Aftermath of a Shooting - Miranda by Lisa J. Steele
1Assume you’ve just had to use your lawfully-carried firearm in self-defense. The aggressor is on the ground, wounded, perhaps dying. The police ask you to come to the station and make a statement. What do you say, and why?
If you have had a class on the lawful use of deadly force, your instructor probably told you to say as little as possible until you’ve talked with an attorney. Some of you may have been skeptical thinking “I’ll be innocent, what do I have to lose.” Sadly, innocence may not help you during a police interrogation.
When you call 911, or when police respond to the scene, your Miranda rights have not yet attached; Miranda applies to custodial statements. This can start before the officer formally places you under arrest and handcuffs you. If you have any doubts about the situation, ask if you can leave. If the officer says “no, then you are in custody and your Miranda rights apply. If you don’t ask, your Miranda rights would still apply if a reasonable person in your shoes would not think he or she could leave. Of course, you could also ask if you are under arrest, but “can I leave” may be less confrontational and cover a broader range of situations.
If the officer merely asks you to come to the station and has not arrested you, he or she may not have to advise you of your Miranda rights. But that doesn’t mean that your statement may not lead to your arrest, or your conviction at trial. Before you go to the station, talk with an attorney first. If the police arrest you, talk to an attorney before you talk with them.
Stepping back to the scene or the 911 call for a moment – what should you say?
- Identify yourself.
- Briefly explain what the aggressor did – he threatened you, assaulted you, tried to kidnap or rape you, etc. Do not get into details at this point, you merely want to establish that you were the victim of a crime.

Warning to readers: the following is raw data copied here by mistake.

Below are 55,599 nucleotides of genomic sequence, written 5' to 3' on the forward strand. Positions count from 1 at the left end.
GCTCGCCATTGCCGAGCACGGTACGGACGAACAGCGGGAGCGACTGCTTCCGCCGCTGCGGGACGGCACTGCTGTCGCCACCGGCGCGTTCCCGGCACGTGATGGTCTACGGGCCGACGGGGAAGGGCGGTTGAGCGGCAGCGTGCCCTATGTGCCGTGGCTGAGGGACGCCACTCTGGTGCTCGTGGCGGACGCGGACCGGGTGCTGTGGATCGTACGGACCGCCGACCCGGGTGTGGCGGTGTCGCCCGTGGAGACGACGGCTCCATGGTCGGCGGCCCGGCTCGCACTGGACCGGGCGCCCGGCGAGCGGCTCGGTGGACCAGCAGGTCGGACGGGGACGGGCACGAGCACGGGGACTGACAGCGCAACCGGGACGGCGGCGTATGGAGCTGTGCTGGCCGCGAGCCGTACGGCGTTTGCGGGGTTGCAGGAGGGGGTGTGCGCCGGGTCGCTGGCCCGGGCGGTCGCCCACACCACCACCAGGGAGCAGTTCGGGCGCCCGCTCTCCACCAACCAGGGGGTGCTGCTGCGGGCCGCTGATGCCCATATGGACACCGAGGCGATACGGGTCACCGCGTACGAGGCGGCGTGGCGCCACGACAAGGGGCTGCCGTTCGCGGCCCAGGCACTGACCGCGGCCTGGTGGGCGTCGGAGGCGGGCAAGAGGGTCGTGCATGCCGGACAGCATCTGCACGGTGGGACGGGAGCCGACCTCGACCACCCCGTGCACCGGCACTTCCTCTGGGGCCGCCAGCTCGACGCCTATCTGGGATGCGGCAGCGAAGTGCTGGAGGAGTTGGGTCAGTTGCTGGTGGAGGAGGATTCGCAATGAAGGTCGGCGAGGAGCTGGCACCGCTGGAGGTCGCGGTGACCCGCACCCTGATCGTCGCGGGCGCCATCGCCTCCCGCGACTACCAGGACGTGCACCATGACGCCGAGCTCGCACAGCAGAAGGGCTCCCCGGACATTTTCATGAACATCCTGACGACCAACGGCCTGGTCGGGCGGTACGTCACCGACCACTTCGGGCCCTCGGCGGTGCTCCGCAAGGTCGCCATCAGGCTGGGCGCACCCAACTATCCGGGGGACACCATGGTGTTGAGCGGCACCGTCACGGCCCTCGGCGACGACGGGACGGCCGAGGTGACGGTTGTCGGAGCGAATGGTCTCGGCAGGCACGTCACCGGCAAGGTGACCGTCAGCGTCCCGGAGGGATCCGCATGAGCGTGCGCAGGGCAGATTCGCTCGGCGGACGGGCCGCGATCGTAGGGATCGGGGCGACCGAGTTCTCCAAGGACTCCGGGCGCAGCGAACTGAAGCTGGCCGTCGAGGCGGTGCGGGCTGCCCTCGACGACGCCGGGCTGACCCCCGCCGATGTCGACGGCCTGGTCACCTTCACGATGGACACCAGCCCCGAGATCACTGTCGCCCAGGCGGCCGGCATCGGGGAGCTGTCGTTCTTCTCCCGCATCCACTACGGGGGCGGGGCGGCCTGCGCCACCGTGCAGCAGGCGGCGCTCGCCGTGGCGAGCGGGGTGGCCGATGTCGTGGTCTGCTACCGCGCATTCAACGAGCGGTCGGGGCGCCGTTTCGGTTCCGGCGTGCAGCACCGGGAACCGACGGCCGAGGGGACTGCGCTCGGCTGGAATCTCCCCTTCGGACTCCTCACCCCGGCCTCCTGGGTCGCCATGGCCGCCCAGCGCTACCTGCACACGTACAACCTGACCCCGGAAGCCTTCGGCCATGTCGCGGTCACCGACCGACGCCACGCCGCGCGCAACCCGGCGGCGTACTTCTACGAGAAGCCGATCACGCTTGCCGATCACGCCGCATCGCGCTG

- If the aggressor or his buddies escaped, briefly describe them to the officer.
- If you are wounded or think you might be wounded, ask to go to the hospital.
- If there is any important evidence or witnesses about, point them out to the officer.
- Tell the officer that you want to talk with your lawyer before giving a more complete statement.
- If you are hurt, or think you might be hurt, then ask to go to the hospital.
Why so brief? Because you are speaking in the immediate aftermath of a very stressful situation. As an instructor may have told you, it is common in self-defense situations for your perceptions and memory to be inaccurate due to psychological and physiological reactions to the stress of the incident. (This is not an essay on psychology, but you may want to look at some of the recommended reading to learn more about this topic.) Thus
you may not perceive or recall key details correctly. If you give specific information like distance, numbers of shots fired, and things you said and did and your answers disagree with the crime scene analysis, then a prosecutor may portray you as a liar. Also, the responding officer may be taking some notes, but he or she is going to also rely on memory when drafting a written report later and may forget things or make good faith mistakes. It is hard to challenge the officer’s report later. (Calls to 911 are generally recorded, so there will likely be an accurate record of what you said, and how you said it, later.)